Covering the Front and Back Pages of the Newspaper
September 23, 2008
POLITICS: A Tale of Two Vettings
In response to Stanley Kurtz's detailed story on Barack Obama's role in working with unrepentant terrorist and left-wing radical Bill Ayers to arrange the financing for a project that "poured more than $100 million into the hands of community organizers and radical education activists" under Ayers' dubious theory of treating left-wing political activism as "education" (a story I discussed at length here), Marc Aimbinder wants more details:
What "radical" ideas did Obama and Bill Ayres come up with to foist on the Chicago school system?
These are fair enough factual questions, although I think in this case Kurtz has already laid out a powerful case as it is that (1) Ayers is not a person who should be trusted to design this sort of project, (2) Ayers' theoretical approach to education pretty much guaranteed that he'd be pusing left-wing politics, and (3) the people who got the money were left-wing groups whose agendas most Americans would find to be outside the political mainstream.
But the mindset in Aimbinder asking them is deeply revealing of the contrast between how the media has approached the vetting of Sen. Obama and the vetting of Gov. Palin.
Now, as reporters and commentators go, Aimbinder is one of the more fair-minded ones, but he's basically saying out loud here what the media has long been saying with its silence on many of the key aspects of Obama's background. The subtext of his questions is that the burden is on Kurtz and Kurtz alone, as a conservative journalist/pundit, to come up with the answers to these questions before the Ayers story merits anybody's attention.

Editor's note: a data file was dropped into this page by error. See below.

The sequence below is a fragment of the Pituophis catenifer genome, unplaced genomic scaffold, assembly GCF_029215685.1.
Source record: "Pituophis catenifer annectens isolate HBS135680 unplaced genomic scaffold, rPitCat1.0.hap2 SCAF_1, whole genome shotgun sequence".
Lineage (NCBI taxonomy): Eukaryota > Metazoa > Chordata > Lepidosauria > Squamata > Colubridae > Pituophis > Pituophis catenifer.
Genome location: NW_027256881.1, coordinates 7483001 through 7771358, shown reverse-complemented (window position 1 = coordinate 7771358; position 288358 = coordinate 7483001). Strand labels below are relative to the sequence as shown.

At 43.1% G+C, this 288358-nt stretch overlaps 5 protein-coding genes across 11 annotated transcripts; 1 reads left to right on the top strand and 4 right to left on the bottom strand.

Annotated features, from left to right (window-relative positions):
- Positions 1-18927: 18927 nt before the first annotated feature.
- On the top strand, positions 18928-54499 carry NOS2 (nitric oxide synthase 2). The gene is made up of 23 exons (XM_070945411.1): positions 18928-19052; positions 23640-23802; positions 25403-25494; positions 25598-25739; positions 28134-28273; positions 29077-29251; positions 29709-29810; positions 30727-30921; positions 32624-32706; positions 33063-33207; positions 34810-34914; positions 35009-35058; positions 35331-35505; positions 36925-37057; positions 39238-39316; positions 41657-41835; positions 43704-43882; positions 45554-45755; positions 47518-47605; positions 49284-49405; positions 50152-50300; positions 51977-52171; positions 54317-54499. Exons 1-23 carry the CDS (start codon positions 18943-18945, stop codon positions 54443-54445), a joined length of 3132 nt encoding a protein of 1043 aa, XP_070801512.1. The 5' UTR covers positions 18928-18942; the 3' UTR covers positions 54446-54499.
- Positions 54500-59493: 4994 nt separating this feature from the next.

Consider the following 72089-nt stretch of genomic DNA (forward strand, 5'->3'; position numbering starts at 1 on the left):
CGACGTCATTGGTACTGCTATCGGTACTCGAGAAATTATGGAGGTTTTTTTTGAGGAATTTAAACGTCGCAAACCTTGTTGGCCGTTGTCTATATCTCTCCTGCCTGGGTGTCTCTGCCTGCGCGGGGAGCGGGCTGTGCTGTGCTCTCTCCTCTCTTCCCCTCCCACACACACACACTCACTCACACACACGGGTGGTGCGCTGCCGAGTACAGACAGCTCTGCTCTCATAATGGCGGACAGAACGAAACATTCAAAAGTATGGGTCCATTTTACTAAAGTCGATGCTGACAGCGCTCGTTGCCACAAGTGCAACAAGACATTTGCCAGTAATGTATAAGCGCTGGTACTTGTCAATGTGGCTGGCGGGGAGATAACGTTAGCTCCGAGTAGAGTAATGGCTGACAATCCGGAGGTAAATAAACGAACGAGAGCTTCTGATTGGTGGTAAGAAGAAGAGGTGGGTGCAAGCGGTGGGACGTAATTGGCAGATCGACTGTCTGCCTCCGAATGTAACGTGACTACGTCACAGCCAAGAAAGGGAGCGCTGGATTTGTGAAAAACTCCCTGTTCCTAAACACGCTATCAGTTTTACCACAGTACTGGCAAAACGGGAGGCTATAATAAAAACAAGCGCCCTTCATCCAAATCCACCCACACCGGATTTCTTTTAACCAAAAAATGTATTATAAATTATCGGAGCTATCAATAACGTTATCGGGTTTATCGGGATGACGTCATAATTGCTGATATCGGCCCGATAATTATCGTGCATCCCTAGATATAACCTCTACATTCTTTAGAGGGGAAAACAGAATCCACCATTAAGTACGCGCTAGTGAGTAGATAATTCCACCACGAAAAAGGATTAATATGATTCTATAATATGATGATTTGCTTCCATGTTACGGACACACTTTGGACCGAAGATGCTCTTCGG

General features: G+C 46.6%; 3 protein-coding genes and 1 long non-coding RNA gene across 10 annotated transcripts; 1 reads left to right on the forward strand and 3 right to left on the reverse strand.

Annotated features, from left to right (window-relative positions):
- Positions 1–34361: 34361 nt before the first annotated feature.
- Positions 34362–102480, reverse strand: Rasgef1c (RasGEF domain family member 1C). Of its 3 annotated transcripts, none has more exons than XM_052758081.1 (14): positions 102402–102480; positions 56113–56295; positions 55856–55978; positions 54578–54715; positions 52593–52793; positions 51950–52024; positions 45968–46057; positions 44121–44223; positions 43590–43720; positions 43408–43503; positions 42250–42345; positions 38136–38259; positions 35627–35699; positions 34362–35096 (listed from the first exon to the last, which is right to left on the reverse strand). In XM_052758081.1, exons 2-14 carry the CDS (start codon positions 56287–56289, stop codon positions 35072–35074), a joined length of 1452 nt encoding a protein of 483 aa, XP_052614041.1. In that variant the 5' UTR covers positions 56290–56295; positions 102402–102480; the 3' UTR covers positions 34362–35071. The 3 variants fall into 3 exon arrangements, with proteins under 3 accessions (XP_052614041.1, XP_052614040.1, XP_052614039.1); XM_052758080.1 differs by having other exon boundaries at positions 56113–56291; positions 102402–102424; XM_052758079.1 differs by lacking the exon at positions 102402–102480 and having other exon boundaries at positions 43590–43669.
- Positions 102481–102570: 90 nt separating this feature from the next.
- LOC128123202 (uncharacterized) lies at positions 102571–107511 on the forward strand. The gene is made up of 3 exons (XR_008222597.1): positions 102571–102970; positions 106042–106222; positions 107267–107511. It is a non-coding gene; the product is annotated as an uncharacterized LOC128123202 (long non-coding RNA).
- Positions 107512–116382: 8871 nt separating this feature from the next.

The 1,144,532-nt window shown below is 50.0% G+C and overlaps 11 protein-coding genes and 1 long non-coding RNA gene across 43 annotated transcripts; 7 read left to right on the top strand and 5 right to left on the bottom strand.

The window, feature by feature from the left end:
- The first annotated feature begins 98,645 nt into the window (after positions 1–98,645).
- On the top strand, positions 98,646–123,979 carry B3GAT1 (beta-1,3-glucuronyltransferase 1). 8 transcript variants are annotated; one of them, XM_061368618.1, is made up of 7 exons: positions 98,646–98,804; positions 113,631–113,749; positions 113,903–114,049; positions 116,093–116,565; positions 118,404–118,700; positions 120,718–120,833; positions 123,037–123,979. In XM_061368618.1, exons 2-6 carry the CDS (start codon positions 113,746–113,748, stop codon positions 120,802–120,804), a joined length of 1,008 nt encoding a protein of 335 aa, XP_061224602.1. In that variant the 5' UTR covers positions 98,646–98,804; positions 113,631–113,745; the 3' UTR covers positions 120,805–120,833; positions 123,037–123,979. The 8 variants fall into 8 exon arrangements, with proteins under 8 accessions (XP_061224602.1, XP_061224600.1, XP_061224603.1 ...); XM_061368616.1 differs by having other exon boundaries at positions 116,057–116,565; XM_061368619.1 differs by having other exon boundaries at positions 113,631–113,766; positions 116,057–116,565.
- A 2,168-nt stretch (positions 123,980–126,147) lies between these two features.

Because Aimbinder's a reporter. If he wants answers, he can go get them himself.
As I noted earlier today and as readers of the conservative blogosphere know well, Kurtz has been rowing upstream for months now against a concerted effort by the Chicago machine to stonewall discovery of Obama's and Ayers' roles in the Chicago Annenberg Challenge. Reporters like Aimbinder and mainstream media outlets could have launched their own investigations; they could have put a daily drumbeat of pressure on Obama and his allies to release the records so we could have more answers to those questions. They didn't; instead, they sit back and wait for conservatives to deliver them a fully developed story in all imaginable detail, and shoot the messenger when the stonewall leaves gaps in the story.
Contrast this to the approach taken repeatedly to stories about Palin, as I showed in the case of her views on evolution, sex education, and book banning, or as Jim Geraghty now details here and here regarding payment for rape kits - the media is all too happy to repeat the top-line, 30-second-viral-ad charge against Palin, and then move on before there is time for the facts to come out. A vast number of these have been debunked (another prominent example was the false claim that she'd belonged to the Alaska Independence Party), yet they keep on coming too fast for the media to be bothered sifting the truth out; as long as somebody's willing to say it, it gets dumped into the national bloodstream. The level of detail and rigor required before stories about Obama can get printed or investigated gets stood on its head - report after report goes straight to the most damaging possible conclusion, and leaves it to the conservative media to get the facts relevant to stories the mainstream media's already reported. Charles Martin explains where the lefty blogs then pick this up. (H/T). The media only seems to take this approach to stories about Obama when it comes to flatly declaring McCain ads about him untrue without bothering to review the facts.
With Obama, the media bemoans the wickedness of spreading false stories about him. With Palin, the media has as often as not been the source.
And what do we get instead on Obama from leading organs like the New York Times? Yuval Levin has a hilarious post listing some of the Times articles the Obama/Times people point to as examples of the hard-hitting reportage the NYT has done on Obama:
-In Law School, Obama Found Political Voice [New York Times, 1/28/07]
Will the mainstream media report stories that are bad news for Sen. Obama? Of course they will, but they won't do the legwork unless compelled to do so by someone handing over a finished story on a silver platter. Just imagine how different the coverage of Gov. Palin would be if the same approach was taken to her.